Fed's Kashkari says banks should raise money, halt dividends

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Federal Reserve Bank of Minneapolis President Neel Kashkari says that large U.S. banks should raise $200 billion from private investors and stop paying dividends so they can support the economy.

"The most patriotic thing they could do today would be to stop paying dividends and raise equity capital, to ensure that they can endure a deep economic downturn," Kashkari writes in a Financial Times op-ed.

Neel Kashkari, president and chief executive officer of the Federal Reserve Bank of Minneapolis.
Neel Kashkari, president and chief executive officer of the Federal Reserve Bank of Minneapolis.

Under severe coronavirus scenarios, large banks with assets of more than $100 billion each could together lose hundreds of billions of dollars of equity capital, stress test modeling by the Minneapolis Fed indicates.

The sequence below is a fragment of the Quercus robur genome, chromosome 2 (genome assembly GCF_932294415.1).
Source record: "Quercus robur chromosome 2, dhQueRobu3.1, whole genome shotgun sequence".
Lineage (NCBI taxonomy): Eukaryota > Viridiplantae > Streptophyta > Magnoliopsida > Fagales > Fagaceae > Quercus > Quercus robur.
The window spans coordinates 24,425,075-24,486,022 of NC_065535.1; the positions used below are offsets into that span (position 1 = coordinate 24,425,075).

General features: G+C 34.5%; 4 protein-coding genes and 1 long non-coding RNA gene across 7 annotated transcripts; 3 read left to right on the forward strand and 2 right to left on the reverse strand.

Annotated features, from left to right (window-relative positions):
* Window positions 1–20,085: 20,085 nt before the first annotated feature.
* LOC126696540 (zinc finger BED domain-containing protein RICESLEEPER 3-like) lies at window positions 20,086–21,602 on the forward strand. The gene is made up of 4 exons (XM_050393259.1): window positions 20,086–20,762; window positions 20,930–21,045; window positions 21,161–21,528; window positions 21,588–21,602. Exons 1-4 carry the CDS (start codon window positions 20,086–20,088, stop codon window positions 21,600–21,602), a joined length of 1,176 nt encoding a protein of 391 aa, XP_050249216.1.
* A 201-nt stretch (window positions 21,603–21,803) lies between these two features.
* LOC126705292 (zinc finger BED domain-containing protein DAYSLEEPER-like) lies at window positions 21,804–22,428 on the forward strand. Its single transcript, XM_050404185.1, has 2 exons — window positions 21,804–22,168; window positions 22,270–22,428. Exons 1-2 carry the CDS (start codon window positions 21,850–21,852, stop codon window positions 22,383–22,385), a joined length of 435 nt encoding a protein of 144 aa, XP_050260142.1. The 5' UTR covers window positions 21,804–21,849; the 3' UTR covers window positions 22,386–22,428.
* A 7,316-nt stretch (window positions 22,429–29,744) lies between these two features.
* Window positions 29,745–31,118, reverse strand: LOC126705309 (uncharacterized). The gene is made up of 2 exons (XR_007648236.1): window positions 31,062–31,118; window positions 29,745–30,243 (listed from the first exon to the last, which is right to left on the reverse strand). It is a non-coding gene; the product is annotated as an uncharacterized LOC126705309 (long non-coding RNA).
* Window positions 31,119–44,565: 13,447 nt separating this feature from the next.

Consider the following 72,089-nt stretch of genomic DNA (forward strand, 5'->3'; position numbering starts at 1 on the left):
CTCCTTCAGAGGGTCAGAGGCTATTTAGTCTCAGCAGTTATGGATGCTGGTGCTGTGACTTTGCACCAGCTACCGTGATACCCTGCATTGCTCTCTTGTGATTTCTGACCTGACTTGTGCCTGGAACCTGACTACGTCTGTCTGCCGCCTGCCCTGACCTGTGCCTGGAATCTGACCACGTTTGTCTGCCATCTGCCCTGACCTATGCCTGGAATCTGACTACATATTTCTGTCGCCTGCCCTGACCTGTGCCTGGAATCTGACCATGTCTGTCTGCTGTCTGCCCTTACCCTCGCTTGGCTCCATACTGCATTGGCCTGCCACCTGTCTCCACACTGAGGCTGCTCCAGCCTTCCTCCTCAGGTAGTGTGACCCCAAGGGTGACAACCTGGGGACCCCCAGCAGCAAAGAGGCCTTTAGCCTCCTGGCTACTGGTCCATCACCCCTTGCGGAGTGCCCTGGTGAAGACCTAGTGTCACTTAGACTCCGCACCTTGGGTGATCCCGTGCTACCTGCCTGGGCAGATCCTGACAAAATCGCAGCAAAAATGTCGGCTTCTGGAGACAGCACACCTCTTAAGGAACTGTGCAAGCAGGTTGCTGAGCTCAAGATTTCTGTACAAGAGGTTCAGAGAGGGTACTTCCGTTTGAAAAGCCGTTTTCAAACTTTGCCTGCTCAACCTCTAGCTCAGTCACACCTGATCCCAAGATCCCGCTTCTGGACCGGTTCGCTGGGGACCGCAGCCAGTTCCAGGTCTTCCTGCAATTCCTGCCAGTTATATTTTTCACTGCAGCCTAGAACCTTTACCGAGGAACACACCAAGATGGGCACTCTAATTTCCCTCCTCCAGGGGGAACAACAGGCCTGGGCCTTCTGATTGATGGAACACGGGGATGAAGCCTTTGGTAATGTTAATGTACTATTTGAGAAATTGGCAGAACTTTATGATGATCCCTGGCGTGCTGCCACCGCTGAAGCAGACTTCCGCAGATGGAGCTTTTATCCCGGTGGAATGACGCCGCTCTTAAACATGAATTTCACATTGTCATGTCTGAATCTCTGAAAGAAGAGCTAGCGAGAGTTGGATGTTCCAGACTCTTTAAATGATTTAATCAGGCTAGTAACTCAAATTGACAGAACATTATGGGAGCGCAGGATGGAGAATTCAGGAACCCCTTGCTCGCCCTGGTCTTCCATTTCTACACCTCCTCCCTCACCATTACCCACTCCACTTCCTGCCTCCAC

A prolonged coronavirus crisis could put banks at risk through a trickle-down effect. As businesses struggle to pay rent, landlords wouldn't make mortgage payments, forcing banks to pay interest on their own liabilities. Doing otherwise, Kashkari warns, would trigger a default. "So they must pay their creditors while absorbing the losses out of their equity," he adds.

Kashkari, who oversaw the Troubled Asset Relief Program in the 2008-9, gave the example of U.S. taxpayers injecting about $200 billion of capital to strengthen banks back in 2008. If the current crisis "turns out less serious than we fear, banks can return the capital through buybacks and dividends once the crisis passes," he said.

Earlier this month, former Fed Chairman Ben Bernanke, who led the central bank through the financial crisis, said that while U.S. banks are in much better shape than they were back then, he saw a case for regulators to ask banks to be cautious about paying out dividends or executing share buybacks — provided that could be done without unduly alarming investors about the financial health of the institutions.

Bloomberg News
Crisis Management Neel Kashkari Federal Reserve Bank of Minneapolis Coronavirus